Fairey Firefly IIM
Single engine single seat fighter aircraft
In 1928-29 the Belgian Aéronautique Militaire (AéM) fighter force consisted of a mix of Nieuport Delage NiD29C1 and Avia BH21 aircraft, which by then were considered obsolete and only good enough “to train the pilots until new more modern equipment arrived”. Boosted by the driving force of the first “air minded” and newly appointed Commander, General Gillieaux, the AéM Belge rapidly drew the specifications for the acquisition of a new fighter aircraft which was to replace both obsolete types in service. For evaluation purposes, three Avia BH33 and three Nieuport Delage NiD 72C1 were acquired in 1929 which were distributed amongst the several fighter squadrons to be tested out. However by the time the evaluation commission had reached its conclusion both “new” aircraft already were considered obsolete as technology evolved very rapidly. A new competition was organized in January 1931 for which 5 candidates participated, the Belgian Renard Epervier, the French Morane MS222 and the Dewoitine D.27, the British Bristol Bulldog II and the Czech Avia BH33E. In May 1930 the D27 and the BH33E were withheld as winners of the competition. Meanwhile, in June 1930 General Gillieaux and his staff witnessed a demonstration of the new Fairey Firefly IIM by Fairey test pilot Chris Staniland at the Hendon airshow. The Belgians were more than impressed and Fairey quickly reacted by sending over the Firefly IIM to Evere airbase again piloted by Staniland. Some 18 pilots of the two fighter Groups were offered to try out this new design at Schaffen and Nivelles. What followed was a rather controversial selection of the Firefly outsider notwithstanding the fact that the unit price was considerable higher than the other two selected candidates.
In November 1930, a first contract was concluded with Fairey for the delivery of 45 Firefly’s at a unit price of 850.000 Bfr. As the contract included a clause wherein was stipulated that a maximum of Belgian labour should be employed for the assembly of the Firefly’s, only the first 25 were built at the company’s factory at Hayes near London (U.K.). All remaining Fly’s were produced at a newly established subsidiary under British/Belgian management, the Société Anonyme Belge Avions Fairey at Gosselies.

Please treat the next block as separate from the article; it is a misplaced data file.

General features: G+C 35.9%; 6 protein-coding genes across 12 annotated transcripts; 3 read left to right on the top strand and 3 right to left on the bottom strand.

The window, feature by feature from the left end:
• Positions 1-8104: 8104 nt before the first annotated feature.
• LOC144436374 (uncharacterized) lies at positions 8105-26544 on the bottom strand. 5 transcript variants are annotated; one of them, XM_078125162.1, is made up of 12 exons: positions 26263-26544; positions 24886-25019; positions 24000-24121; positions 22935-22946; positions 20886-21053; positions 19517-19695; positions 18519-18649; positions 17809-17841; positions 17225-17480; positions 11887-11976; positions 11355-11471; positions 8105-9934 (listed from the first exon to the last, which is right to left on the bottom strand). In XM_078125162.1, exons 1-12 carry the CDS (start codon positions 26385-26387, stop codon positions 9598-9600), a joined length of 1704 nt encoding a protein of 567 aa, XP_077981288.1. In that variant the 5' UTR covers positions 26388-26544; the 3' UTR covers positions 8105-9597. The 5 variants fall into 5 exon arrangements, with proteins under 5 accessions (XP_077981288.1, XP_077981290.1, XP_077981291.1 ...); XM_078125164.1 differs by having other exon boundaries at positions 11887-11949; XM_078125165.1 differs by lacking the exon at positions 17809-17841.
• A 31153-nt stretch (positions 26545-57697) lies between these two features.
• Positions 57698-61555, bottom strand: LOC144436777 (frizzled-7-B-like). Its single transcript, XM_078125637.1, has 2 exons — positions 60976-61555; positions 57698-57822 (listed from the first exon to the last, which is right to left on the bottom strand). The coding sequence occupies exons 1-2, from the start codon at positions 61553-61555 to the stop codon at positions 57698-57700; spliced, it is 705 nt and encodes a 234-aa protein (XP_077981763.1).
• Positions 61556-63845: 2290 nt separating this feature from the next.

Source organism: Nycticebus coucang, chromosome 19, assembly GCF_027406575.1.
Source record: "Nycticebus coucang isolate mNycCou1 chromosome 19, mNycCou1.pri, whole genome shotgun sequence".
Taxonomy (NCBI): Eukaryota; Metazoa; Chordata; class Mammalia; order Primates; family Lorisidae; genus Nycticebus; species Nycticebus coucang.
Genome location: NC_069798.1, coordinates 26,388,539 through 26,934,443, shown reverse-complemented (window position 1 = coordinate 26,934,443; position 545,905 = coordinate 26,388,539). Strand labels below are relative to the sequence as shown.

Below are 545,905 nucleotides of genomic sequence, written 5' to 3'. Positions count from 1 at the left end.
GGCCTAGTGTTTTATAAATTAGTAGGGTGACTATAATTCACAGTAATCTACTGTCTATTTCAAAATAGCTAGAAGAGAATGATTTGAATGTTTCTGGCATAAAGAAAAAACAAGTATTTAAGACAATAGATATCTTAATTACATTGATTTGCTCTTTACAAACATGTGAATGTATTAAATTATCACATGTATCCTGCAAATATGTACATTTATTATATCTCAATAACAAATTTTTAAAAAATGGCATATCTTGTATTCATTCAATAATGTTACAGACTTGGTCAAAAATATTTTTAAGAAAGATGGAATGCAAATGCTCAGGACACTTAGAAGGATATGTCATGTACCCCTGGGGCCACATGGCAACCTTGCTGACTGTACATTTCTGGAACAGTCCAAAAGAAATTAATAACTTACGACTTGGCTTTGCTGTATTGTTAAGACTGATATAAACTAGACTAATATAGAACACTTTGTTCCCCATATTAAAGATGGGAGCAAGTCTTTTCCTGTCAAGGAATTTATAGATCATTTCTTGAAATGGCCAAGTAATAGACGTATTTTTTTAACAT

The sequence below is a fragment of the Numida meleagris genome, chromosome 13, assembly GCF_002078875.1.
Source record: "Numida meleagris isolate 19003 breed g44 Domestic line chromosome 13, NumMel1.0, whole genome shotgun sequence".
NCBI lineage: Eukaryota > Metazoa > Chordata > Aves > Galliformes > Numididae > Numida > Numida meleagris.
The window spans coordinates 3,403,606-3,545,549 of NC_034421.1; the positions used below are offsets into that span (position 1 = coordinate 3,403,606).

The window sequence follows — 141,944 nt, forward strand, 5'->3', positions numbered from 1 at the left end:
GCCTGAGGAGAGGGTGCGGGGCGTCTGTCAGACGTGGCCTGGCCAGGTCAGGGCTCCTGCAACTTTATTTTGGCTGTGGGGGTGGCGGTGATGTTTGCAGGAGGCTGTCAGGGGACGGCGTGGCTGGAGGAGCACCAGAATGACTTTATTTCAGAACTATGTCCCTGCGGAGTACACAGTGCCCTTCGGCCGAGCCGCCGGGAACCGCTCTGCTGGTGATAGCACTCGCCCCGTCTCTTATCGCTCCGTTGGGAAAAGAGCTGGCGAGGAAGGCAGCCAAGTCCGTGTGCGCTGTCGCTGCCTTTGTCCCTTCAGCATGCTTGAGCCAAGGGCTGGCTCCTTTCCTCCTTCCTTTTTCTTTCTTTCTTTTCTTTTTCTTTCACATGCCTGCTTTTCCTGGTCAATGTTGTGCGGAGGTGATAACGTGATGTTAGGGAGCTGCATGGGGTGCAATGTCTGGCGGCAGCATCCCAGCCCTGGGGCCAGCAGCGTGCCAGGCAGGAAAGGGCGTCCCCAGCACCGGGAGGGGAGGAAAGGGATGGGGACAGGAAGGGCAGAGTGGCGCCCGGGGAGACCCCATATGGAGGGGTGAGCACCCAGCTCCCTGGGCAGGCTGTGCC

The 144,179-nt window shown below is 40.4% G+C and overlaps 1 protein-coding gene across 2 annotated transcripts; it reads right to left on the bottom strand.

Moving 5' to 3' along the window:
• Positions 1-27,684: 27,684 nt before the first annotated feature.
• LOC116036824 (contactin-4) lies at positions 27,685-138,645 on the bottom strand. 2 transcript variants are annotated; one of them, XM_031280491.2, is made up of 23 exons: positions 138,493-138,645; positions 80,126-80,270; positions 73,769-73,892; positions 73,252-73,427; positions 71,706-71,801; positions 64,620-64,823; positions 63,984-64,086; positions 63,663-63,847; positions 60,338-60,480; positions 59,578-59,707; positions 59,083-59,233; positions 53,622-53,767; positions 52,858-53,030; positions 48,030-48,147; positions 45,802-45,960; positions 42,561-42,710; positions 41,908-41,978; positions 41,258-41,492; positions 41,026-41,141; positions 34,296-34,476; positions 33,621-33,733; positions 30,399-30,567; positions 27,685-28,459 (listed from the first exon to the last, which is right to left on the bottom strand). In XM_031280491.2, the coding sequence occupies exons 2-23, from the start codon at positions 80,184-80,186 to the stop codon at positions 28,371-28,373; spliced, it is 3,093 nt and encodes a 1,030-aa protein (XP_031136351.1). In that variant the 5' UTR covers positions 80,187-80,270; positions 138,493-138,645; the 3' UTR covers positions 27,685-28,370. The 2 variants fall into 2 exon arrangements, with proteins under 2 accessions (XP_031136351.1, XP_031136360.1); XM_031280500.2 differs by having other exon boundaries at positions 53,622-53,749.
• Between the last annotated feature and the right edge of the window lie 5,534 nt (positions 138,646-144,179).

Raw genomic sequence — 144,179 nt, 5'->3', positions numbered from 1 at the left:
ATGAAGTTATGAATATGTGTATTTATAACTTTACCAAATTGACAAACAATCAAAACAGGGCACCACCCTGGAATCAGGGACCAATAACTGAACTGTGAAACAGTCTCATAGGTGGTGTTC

The first five Fairey Firefly IIM’s were handed over to the Aéronautique Militaire Belge at Evere on July 30th, 1931 followed by twenty more Hayes produced machines by September 1931 (c/n F-1489 till F-1513/ AéM Y-1 till Y-25) . All aircraft were tested by the Evere based Établissements
d´Aéronautique (Ets Aé) (Technical Services) before delivery to the fighter units. The first aircraft of the same contract's 20 remaining Firefly's but constructed at Gosselies was delivered on 26 February 1932 (c/n AF 5001 till AF 5020/ AéM Y-26 till Y-45)). A second contract for 20 more fighters had already been signed one month earlier (c/n AF 5021 till AF5041 / AéM Y-46 till Y-65). To cope with the high attrition rate a third contract was signed in 1933 for 17 more Firefly's (c/n AF 5042 till AF 5058 / AéM Y-66 till Y-82), followed in 1936 by five more machines (c/n AF 5059 till AF 5063 / AéM Y-83 till Y-87).
Squadron 1/I/2Aé (Comète/Comet) was the first unit to re-equip with the Firefly as of May 1931 followed by sister squadron 2/I/2Aé (Chardon/Thistle) - both units being based at Schaffen. Each squadron received 20 aircraft (15 + 5 spares), a full complement being reached by the end of 1931. In 1932, both units of the 2nd Group: Squadron 5/II/2Aé (Red Cocotte Rouge) (becoming 3/II/2Aé in 1935) and Squadron 7/II/2Aé (White Cocotte Blanche) (Becoming 4/II/2Aé in 1935) also re-equipped with the British fighter.
With the introduction of the Firefly in the fighter units, the number of accidents and incidents dramatically increased. As it was established that most accidents occurred while performing aerobatics the AéM promptly reacted by creating within the framework of the Pilot School at Wevelgem a Centre de Perfectionnement (Pingouin/Penguin)(Operational Training Centre), which was among others, equipped with some Firefly’s. The result was a considerable reduction in the number of accidents.
In 1935 N° 1 Squadron (Comète) of Schaffen and N° 3 Squadron (Cocotte Rouge) of Nivelles both had formed an aerobatic demonstration team which stunned the public during the very popular large pre-war air shows.
Already toward the end of 1936 it became obvious that biplane aircraft were something of the past and even the sleek Firefly rapidly became unable to fulfil its military task. Because of the changing political atmosphere it was not easy for the Belgian Government to find a Firefly replacement. Although a very promising Belgian design, the Renard R.36 (comparable to the Hawker Hurricane) was soon to be available, the Belgian Government decided to acquire only marginally better Gloster Gladiators for N° 1 Squadron (Comet) in 1937 and Hawker Hurricane’s for N° 2 Squadron (Chardon) in 1939. A few months before the war N°s 3 and 4 Squadrons (Cocottes Rouge and Blanche) finally could exchange their Firefly’s for Fiat CR.42 biplanes. The 55+ remaining Fairey Firefly IIM fighters were transferred to the Ecole de Pilotage, l’Ecole de Tir and the Etablissements d’Aéronautique while a small number was grouped within Fairey Fox Squadron 6/III/2Aé (Epervier Circle Rouge/Sparrowhawk in Red Circle). Most were destroyed or captured during the German invasion of Belgium but 19 Fairey Firefly’s survived and were used as point defence fighters at Montpellier-Fréjorgues (F.) or were stored at Bordeaux-Merignac (F.). Following the signature by France of the Compiègne Armistice Convention on 22 June 1940 all these machines were turned over to the German Armistice Commission at Chalon-sur-Saône on 28 November 1940.
Unfortunately not a single Firefly is preserved anywhere in the world. (Daniel Brackx)